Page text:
This dude is a boss, and makes me want to do something similar, but with tortillas. Lord knows you can turn everything into tacos at, like, Korean BBQ or Mediterranean spots.


This Homeless Little Boy Uses Light From McDonald’s To Do Homework

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Photos of a 9-year-old boy in the Philippines got a lot of attention recently as he was being shown sitting outside of a McDonald’s, using the restaurant’s light to do his school work.

According to ABS-CBN, the boy’s name is Daniel Cabrera and his mother works at the pictured McDonald’s.

The family lost their home in a fire and since third grade, this kid has spent nights outside of the McDonald’s, putting his work on a sidewalk bench, making sure his assignments get done.

The photos were taken by Joyce Torrefranca and posted to her Facebook account June 23.

Since then, the photo was shared like crazy and got enough attention that Daniel was given scholarship opportunities and support from Philippine politicians.

It’s a nice story, but if McDonald’s was really dope, they would have let him do his homework inside the restaurant. It doesn’t look like he takes up too much space.

h/t bored panda


An Outrageous Look At CPK Pizzas From Around The World Including Milk Tea Pizza

We’ve always had a deep appreciation for variations of popular food dishes made around the world. Whether it’s what burgers look like in different countries to what a culture’s go-to BBQ options are, the world is such a large place that we can only imagine what creative flavors are out there.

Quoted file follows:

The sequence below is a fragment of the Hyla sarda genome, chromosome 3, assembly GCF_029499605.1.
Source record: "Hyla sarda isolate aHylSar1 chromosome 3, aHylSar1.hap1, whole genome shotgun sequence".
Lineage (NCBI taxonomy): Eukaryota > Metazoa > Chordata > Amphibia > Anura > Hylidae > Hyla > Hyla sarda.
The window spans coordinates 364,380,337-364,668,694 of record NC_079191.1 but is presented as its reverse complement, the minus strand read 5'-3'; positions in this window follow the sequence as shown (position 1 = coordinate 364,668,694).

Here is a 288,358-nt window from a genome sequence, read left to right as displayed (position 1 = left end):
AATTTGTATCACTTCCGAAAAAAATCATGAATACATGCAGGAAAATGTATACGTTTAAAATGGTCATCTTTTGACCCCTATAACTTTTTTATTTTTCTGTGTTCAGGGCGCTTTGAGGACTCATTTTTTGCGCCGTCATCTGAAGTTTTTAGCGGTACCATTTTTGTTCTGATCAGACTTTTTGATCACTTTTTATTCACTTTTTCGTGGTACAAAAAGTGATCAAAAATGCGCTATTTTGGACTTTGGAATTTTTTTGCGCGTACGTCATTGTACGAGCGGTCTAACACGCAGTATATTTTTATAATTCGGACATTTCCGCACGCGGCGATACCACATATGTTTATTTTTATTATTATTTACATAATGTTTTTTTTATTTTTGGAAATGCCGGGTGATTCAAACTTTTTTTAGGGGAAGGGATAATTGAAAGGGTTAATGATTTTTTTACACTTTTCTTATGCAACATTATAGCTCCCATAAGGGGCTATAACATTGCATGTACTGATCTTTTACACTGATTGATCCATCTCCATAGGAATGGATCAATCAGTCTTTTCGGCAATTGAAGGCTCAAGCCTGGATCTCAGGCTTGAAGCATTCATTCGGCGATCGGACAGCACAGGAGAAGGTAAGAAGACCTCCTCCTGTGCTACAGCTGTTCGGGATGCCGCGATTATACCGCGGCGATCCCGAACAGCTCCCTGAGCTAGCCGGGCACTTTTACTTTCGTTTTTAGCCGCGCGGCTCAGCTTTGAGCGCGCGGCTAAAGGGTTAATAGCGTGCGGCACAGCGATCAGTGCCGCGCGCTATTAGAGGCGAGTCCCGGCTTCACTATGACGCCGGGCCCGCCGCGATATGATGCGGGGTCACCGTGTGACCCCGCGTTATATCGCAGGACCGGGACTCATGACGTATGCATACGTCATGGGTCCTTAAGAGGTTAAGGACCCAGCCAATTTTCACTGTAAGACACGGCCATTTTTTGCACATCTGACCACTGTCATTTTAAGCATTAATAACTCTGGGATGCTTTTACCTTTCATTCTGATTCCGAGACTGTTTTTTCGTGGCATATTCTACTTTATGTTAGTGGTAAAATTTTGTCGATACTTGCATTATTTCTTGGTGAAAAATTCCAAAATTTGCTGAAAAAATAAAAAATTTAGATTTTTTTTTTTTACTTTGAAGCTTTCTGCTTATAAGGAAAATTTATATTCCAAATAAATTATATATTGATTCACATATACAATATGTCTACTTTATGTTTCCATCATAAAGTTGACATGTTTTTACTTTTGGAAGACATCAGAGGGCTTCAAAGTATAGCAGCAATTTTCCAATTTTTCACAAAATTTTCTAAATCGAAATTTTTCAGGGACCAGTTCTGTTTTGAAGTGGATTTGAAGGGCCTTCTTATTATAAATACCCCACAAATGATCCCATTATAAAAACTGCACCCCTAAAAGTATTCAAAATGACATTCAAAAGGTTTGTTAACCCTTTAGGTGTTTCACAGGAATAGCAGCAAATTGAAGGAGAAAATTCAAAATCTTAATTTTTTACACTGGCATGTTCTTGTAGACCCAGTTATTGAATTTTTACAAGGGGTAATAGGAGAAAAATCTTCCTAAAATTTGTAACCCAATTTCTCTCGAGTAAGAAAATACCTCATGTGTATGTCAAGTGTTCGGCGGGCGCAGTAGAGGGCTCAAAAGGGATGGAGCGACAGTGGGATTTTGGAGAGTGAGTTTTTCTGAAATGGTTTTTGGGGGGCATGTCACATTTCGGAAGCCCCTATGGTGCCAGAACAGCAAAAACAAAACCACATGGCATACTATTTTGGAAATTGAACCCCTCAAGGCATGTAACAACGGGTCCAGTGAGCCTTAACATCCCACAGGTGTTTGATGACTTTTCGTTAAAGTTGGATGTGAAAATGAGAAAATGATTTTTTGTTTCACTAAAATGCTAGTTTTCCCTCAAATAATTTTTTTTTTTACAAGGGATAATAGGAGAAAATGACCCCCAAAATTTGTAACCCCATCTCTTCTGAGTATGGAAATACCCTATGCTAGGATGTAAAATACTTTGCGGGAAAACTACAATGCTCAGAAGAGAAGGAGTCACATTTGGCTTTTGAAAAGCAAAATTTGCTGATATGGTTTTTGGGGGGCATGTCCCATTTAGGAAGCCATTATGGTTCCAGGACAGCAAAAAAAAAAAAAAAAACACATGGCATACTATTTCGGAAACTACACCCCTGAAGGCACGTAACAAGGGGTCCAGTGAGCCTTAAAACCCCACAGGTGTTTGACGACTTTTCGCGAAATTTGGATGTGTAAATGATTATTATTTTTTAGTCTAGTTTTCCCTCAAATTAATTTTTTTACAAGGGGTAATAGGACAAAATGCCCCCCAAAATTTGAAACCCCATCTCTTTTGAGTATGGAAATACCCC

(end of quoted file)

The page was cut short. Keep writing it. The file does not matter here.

Dropping by California Pizza Kitchen’s test kitchen, we were given an exclusive look at what the pizza restaurant serves around the world.

After trying each, we’re pretty depressed they don’t serve these pizzas in the states. Novelty aside, they were that good. However, since CPK’s next chapter transformation (new menu, remodeling, custom drinks…) is taking place at 80 of its locations throughout the country, maybe there’s hope yet.

Seriously, that eel pizza though. We’ll be dreaming of that thing for years.


Chorizo Pizza (Philippines)


The pizza is made with a spicy chorizo and mozzarella cheese. It’s topped with sautéed red onions, shaved red & yellow peppers and scallions.

Roasted Pork Belly Pizza (China)


Made with roasted pork belly, the dough is slathered with a hoisin-kale sauce and topped with mozzarella cheese. It’s topped with pickled mustard greens, glazed mushrooms and cilantro.

BBQ Eel Pizza (Japan)


Using a creamy miso sauce base, the pizza is made with mozzarella cheese, Shiitake & King Trumpet Mushrooms, broccolini and slivered scallions. It’s topped with BBQ eel and an eel sauce drizzle.

Gambas Al Ajillo Pizza (Phillipines)


Made with sweet shrimp that’s marinated with roasted garlic, smoked paprika and Cholula hot sauce, the Gambas Al Ajillo is eaten on a crispy flatbread.

Pearl Tapioca Milk Tea Pizza (Taiwan)


The Milk Tea Pizza is created with a thin crust that’s been brushed with honey, the pizza is topped with a mascarpone black tea cream. It’s then topped with sliced banana, pineapple and caramel tapioca.

Peking Duck Pizza (China)


Served on a thin crust, the pizza is based with a hoisin sauce. It’s topped with mozzarella cheese, honey glazed mushrooms and roasted duck tenderloins. Cucumbers, red jalapeños and slivered scallions are served on the side as add-ons.


Fast Food